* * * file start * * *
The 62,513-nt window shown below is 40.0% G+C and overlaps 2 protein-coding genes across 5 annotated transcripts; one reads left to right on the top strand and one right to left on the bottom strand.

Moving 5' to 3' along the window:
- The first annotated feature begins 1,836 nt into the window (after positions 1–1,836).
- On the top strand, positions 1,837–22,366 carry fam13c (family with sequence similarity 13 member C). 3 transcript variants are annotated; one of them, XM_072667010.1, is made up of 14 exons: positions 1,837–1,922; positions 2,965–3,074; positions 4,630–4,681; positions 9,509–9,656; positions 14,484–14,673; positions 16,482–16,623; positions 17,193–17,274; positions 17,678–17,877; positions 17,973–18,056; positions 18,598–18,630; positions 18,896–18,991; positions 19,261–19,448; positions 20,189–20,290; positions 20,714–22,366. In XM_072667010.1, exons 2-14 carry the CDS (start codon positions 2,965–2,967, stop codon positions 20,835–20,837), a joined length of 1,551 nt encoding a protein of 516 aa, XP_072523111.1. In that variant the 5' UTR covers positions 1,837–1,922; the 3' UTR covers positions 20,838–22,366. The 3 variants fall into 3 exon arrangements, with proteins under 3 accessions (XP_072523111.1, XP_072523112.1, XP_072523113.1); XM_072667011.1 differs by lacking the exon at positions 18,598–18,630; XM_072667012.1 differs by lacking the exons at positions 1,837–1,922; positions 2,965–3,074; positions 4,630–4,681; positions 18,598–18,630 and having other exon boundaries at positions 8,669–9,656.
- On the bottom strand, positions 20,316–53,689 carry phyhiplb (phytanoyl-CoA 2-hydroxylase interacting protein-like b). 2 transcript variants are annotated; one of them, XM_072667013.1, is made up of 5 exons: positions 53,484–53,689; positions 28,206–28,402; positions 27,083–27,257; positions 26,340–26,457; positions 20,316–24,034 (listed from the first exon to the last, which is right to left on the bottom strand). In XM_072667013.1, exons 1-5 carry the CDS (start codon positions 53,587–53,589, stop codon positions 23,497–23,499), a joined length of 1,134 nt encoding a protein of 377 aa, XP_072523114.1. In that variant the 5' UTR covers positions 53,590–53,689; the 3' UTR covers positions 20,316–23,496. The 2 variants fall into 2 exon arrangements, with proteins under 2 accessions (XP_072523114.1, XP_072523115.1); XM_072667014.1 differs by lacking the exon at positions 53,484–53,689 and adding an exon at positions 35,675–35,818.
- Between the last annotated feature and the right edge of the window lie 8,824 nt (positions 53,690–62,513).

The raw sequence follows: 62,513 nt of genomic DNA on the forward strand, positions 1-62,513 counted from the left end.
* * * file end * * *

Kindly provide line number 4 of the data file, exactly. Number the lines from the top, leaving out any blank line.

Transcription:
- On the top strand, positions 1,837–22,366 carry fam13c (family with sequence similarity 13 member C). 3 transcript variants are annotated; one of them, XM_072667010.1, is made up of 14 exons: positions 1,837–1,922; positions 2,965–3,074; positions 4,630–4,681; positions 9,509–9,656; positions 14,484–14,673; positions 16,482–16,623; positions 17,193–17,274; positions 17,678–17,877; positions 17,973–18,056; positions 18,598–18,630; positions 18,896–18,991; positions 19,261–19,448; positions 20,189–20,290; positions 20,714–22,366. In XM_072667010.1, exons 2-14 carry the CDS (start codon positions 2,965–2,967, stop codon positions 20,835–20,837), a joined length of 1,551 nt encoding a protein of 516 aa, XP_072523111.1. In that variant the 5' UTR covers positions 1,837–1,922; the 3' UTR covers positions 20,838–22,366. The 3 variants fall into 3 exon arrangements, with proteins under 3 accessions (XP_072523111.1, XP_072523112.1, XP_072523113.1); XM_072667011.1 differs by lacking the exon at positions 18,598–18,630; XM_072667012.1 differs by lacking the exons at positions 1,837–1,922; positions 2,965–3,074; positions 4,630–4,681; positions 18,598–18,630 and having other exon boundaries at positions 8,669–9,656.